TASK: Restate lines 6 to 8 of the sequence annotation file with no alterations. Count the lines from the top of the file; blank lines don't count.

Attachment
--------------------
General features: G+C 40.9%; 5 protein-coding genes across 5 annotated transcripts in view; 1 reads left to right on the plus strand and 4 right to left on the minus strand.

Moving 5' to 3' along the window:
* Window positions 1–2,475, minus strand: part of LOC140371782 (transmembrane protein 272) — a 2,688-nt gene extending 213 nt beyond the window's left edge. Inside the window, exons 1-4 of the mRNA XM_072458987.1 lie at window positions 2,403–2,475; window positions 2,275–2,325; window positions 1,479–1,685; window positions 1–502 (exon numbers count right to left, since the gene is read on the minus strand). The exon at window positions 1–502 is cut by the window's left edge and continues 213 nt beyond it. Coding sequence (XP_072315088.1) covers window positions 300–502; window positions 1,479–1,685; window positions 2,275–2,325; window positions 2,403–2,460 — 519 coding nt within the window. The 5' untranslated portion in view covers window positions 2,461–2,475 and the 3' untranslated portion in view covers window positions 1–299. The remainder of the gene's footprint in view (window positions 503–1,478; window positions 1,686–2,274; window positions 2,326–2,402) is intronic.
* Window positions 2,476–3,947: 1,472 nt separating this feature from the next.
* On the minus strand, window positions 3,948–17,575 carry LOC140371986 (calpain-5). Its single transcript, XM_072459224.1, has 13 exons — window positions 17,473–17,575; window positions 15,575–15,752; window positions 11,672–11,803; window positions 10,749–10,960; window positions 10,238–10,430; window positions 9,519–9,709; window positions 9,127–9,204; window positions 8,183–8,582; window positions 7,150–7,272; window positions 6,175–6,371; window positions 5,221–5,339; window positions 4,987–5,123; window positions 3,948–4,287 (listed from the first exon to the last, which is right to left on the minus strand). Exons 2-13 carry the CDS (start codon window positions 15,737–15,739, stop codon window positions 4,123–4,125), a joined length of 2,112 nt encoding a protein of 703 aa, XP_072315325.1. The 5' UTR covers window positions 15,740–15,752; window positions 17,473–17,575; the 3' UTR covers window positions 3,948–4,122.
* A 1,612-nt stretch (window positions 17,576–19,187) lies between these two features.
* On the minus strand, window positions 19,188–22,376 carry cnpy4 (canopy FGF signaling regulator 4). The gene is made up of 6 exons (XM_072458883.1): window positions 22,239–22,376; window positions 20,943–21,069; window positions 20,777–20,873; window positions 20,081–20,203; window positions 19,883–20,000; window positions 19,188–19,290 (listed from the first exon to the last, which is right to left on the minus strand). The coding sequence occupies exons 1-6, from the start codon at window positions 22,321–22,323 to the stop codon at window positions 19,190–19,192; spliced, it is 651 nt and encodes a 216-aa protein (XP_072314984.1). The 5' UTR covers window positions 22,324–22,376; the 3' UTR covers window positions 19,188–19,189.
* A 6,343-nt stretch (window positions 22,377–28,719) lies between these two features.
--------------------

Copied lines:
* A 1,612-nt stretch (window positions 17,576–19,187) lies between these two features.
* On the minus strand, window positions 19,188–22,376 carry cnpy4 (canopy FGF signaling regulator 4). The gene is made up of 6 exons (XM_072458883.1): window positions 22,239–22,376; window positions 20,943–21,069; window positions 20,777–20,873; window positions 20,081–20,203; window positions 19,883–20,000; window positions 19,188–19,290 (listed from the first exon to the last, which is right to left on the minus strand). The coding sequence occupies exons 1-6, from the start codon at window positions 22,321–22,323 to the stop codon at window positions 19,190–19,192; spliced, it is 651 nt and encodes a 216-aa protein (XP_072314984.1). The 5' UTR covers window positions 22,324–22,376; the 3' UTR covers window positions 19,188–19,189.
* A 6,343-nt stretch (window positions 22,377–28,719) lies between these two features.